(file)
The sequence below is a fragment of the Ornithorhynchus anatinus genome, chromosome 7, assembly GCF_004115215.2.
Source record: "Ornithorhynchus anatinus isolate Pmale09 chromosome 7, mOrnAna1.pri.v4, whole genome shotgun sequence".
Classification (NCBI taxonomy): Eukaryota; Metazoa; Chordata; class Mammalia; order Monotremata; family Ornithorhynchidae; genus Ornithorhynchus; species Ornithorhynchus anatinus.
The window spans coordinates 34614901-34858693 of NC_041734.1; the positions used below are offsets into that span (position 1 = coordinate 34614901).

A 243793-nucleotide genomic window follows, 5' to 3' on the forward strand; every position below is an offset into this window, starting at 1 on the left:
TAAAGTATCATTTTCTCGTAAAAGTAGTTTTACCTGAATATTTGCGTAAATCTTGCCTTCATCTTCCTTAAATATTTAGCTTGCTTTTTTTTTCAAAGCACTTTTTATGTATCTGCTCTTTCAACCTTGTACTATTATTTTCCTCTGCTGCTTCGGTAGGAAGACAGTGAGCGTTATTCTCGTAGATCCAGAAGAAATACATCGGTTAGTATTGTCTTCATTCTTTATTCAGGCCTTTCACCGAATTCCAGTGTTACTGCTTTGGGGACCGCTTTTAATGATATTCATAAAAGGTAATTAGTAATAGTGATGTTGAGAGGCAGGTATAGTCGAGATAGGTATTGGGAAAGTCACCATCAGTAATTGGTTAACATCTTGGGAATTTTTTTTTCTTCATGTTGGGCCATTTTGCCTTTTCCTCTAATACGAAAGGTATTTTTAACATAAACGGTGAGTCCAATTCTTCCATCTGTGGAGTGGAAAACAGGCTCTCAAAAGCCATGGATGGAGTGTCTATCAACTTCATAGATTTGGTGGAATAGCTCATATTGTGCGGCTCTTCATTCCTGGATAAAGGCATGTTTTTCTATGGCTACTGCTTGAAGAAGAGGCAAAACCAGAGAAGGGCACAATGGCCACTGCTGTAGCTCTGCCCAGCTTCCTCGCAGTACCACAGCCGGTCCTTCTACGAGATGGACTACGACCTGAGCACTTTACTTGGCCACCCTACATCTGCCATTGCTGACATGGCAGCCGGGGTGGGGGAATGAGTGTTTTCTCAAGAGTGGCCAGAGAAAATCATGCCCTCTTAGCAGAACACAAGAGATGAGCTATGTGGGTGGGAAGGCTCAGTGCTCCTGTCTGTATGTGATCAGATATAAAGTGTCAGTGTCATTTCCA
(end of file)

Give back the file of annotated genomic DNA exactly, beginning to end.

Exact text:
The sequence below is a fragment of the Ornithorhynchus anatinus genome, chromosome 7, assembly GCF_004115215.2.
Source record: "Ornithorhynchus anatinus isolate Pmale09 chromosome 7, mOrnAna1.pri.v4, whole genome shotgun sequence".
Classification (NCBI taxonomy): Eukaryota; Metazoa; Chordata; class Mammalia; order Monotremata; family Ornithorhynchidae; genus Ornithorhynchus; species Ornithorhynchus anatinus.
The window spans coordinates 34614901-34858693 of NC_041734.1; the positions used below are offsets into that span (position 1 = coordinate 34614901).

A 243793-nucleotide genomic window follows, 5' to 3' on the forward strand; every position below is an offset into this window, starting at 1 on the left:
TAAAGTATCATTTTCTCGTAAAAGTAGTTTTACCTGAATATTTGCGTAAATCTTGCCTTCATCTTCCTTAAATATTTAGCTTGCTTTTTTTTTCAAAGCACTTTTTATGTATCTGCTCTTTCAACCTTGTACTATTATTTTCCTCTGCTGCTTCGGTAGGAAGACAGTGAGCGTTATTCTCGTAGATCCAGAAGAAATACATCGGTTAGTATTGTCTTCATTCTTTATTCAGGCCTTTCACCGAATTCCAGTGTTACTGCTTTGGGGACCGCTTTTAATGATATTCATAAAAGGTAATTAGTAATAGTGATGTTGAGAGGCAGGTATAGTCGAGATAGGTATTGGGAAAGTCACCATCAGTAATTGGTTAACATCTTGGGAATTTTTTTTTCTTCATGTTGGGCCATTTTGCCTTTTCCTCTAATACGAAAGGTATTTTTAACATAAACGGTGAGTCCAATTCTTCCATCTGTGGAGTGGAAAACAGGCTCTCAAAAGCCATGGATGGAGTGTCTATCAACTTCATAGATTTGGTGGAATAGCTCATATTGTGCGGCTCTTCATTCCTGGATAAAGGCATGTTTTTCTATGGCTACTGCTTGAAGAAGAGGCAAAACCAGAGAAGGGCACAATGGCCACTGCTGTAGCTCTGCCCAGCTTCCTCGCAGTACCACAGCCGGTCCTTCTACGAGATGGACTACGACCTGAGCACTTTACTTGGCCACCCTACATCTGCCATTGCTGACATGGCAGCCGGGGTGGGGGAATGAGTGTTTTCTCAAGAGTGGCCAGAGAAAATCATGCCCTCTTAGCAGAACACAAGAGATGAGCTATGTGGGTGGGAAGGCTCAGTGCTCCTGTCTGTATGTGATCAGATATAAAGTGTCAGTGTCATTTCCA